How Shakespeare presents his characters

Table of Contents

Considering how Shakespeare presents his characters in Romeo and Juliet, how would you depict the ideas of tragedy through characterization in your own adaptation of the play?

o think and present about how Shakespeare develops and represents Paris in the play, using key scenes, dialogues and dramatic features – include indirect characterization– the use of a character’s own dialogue, language and action to build a picture of the character in the mind of the reader- direct characterization— occurs where a character is described by the narratorial voice or by another character. We must be careful in identifying direct characterisation that we account for perspective

o how would I present tragedy in my own way, through characterization (traits, motives and the psychology of a character)?

o in an adaptation of the play; would I stay faithful to the original text etc. – respond with reference to the way that Shakespeare represents and develops his characters. Use key scenes, dialogue and dramatic features from the whole play Shakespeare – written stage directions aren’t detailed- Paris is the antagonist- uses dialogue as the most utilized way of showing a character’s personality, audience learns about the character through their dialogue – Shakespeare often uses floral symbolism throughout the play, using the associated symbolic terminology of plants and flowers – Romeo is considered a rose – symbolizes beauty and love- while the affable Paris is considered a ‘flower in faith – attractive, however ordinary characterized as the direct opposite of Romeo(direct characterization)o gentle Paris (Lord Capulet 1.2.16)o valiant Paris (Lord Capulet 1.3.70)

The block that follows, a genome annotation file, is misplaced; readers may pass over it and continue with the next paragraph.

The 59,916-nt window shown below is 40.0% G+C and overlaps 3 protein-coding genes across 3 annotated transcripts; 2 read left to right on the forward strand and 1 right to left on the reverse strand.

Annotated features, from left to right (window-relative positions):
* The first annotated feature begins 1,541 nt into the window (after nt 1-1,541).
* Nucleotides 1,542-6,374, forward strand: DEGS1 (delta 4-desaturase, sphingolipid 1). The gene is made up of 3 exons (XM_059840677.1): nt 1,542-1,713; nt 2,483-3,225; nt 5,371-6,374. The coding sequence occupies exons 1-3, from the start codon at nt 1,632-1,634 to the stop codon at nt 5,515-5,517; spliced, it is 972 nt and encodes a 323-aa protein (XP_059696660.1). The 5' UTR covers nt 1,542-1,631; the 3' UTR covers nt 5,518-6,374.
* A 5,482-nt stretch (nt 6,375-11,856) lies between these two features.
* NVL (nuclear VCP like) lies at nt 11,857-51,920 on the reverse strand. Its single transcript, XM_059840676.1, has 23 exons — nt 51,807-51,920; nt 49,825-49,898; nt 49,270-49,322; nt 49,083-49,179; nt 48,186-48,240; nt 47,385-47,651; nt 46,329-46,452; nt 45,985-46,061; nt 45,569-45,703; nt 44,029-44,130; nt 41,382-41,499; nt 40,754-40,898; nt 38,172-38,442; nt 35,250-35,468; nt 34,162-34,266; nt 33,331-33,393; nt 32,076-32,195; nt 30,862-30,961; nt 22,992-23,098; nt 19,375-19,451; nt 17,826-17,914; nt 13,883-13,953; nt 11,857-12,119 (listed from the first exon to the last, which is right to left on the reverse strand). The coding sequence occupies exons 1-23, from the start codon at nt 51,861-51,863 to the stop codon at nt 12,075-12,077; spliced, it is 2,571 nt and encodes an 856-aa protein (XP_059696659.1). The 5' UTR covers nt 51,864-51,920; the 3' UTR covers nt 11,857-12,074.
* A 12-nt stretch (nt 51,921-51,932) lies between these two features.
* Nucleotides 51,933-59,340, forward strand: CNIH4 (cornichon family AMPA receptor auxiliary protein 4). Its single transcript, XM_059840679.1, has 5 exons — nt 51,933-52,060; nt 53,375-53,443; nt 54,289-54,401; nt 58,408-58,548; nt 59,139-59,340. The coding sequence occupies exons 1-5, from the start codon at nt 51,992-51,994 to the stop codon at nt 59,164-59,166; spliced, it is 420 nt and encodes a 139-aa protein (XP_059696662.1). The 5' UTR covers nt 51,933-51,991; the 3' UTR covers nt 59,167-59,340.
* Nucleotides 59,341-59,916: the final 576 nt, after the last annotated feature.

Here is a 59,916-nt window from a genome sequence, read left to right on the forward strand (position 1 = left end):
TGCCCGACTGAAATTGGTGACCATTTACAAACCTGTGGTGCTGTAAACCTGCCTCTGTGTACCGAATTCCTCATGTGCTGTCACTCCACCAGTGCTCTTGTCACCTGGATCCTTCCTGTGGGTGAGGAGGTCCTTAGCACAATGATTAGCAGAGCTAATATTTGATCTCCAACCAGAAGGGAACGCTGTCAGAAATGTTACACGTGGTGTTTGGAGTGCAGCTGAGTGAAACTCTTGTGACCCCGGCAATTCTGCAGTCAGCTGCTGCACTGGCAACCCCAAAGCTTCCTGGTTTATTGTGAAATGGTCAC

o my son Paris (Lord Capulet 3.4.16)a term used to describe someone close, like family although not (yet)o the gallant, young and noble gentleman (Lady Capulet 3.5.113)gallant: brave, chivalrous – saving someone (in this case, Juliet e.g. in the parents’ eyes, he is symbolically saving her and her family from a lower rank in society), a knight o a man of wax (Nurse 1.3.72)meaning perfect, or well-suited (in the Nurse’s eyes), like a perfectly sculpted wax figure- ‘wax’, when warm, melts, this can be symbolic of the superficial love that Paris has for Juliet- Paris represents the patriarchal ideal of love/marriage (indirect characterization)- becomes quite presumptuous in his manner after Capulet has promised Juliet will marry him- ‘dutifully’ visits Lord Capulet to pay his respects after Tybalt’s death- Paris is unbelievably persistent, eager to marry Juliet and even impatient; also treats Juliet as property over someone who he loves: contrasts with Romeoo refers to Capulet as his father: ‘My father Capulet will have it so’ (4.1.) and greets Juliet as ‘my lady and my wife!’ (4.1.)My adaptation- Could add: the oxford dictionary states that; tragedy is a play dealing with tragic events and having an unhappy ending, especially one concerning the downfall of the main character – Paris can be seen as a tragic character, he has an ill-fated ending, killed by his ‘fiancée’s’ preferred suitor, had his lover turn her back on him, hope in a false marriage. As Shakespeare contrasted him so much with Romeo, would I portray the character of Paris as a sympathetic, passionate person?or as the foolish man who was disinterested in love and just beauty and social ranks?